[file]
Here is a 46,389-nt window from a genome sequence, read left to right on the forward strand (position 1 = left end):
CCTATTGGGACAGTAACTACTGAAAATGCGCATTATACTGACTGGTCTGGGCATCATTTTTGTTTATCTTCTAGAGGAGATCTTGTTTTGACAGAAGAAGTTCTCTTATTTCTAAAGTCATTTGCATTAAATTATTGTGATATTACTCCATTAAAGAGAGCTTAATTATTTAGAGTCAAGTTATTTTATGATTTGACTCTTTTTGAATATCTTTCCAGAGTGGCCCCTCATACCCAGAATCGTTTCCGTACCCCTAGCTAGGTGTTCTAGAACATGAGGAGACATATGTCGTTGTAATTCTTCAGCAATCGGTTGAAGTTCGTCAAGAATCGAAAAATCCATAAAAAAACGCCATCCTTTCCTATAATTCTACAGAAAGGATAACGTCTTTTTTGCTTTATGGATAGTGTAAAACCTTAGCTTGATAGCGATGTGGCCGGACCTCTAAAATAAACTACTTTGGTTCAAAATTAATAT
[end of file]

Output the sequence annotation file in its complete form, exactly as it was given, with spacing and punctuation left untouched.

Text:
Here is a 46,389-nt window from a genome sequence, read left to right on the forward strand (position 1 = left end):
CCTATTGGGACAGTAACTACTGAAAATGCGCATTATACTGACTGGTCTGGGCATCATTTTTGTTTATCTTCTAGAGGAGATCTTGTTTTGACAGAAGAAGTTCTCTTATTTCTAAAGTCATTTGCATTAAATTATTGTGATATTACTCCATTAAAGAGAGCTTAATTATTTAGAGTCAAGTTATTTTATGATTTGACTCTTTTTGAATATCTTTCCAGAGTGGCCCCTCATACCCAGAATCGTTTCCGTACCCCTAGCTAGGTGTTCTAGAACATGAGGAGACATATGTCGTTGTAATTCTTCAGCAATCGGTTGAAGTTCGTCAAGAATCGAAAAATCCATAAAAAAACGCCATCCTTTCCTATAATTCTACAGAAAGGATAACGTCTTTTTTGCTTTATGGATAGTGTAAAACCTTAGCTTGATAGCGATGTGGCCGGACCTCTAAAATAAACTACTTTGGTTCAAAATTAATAT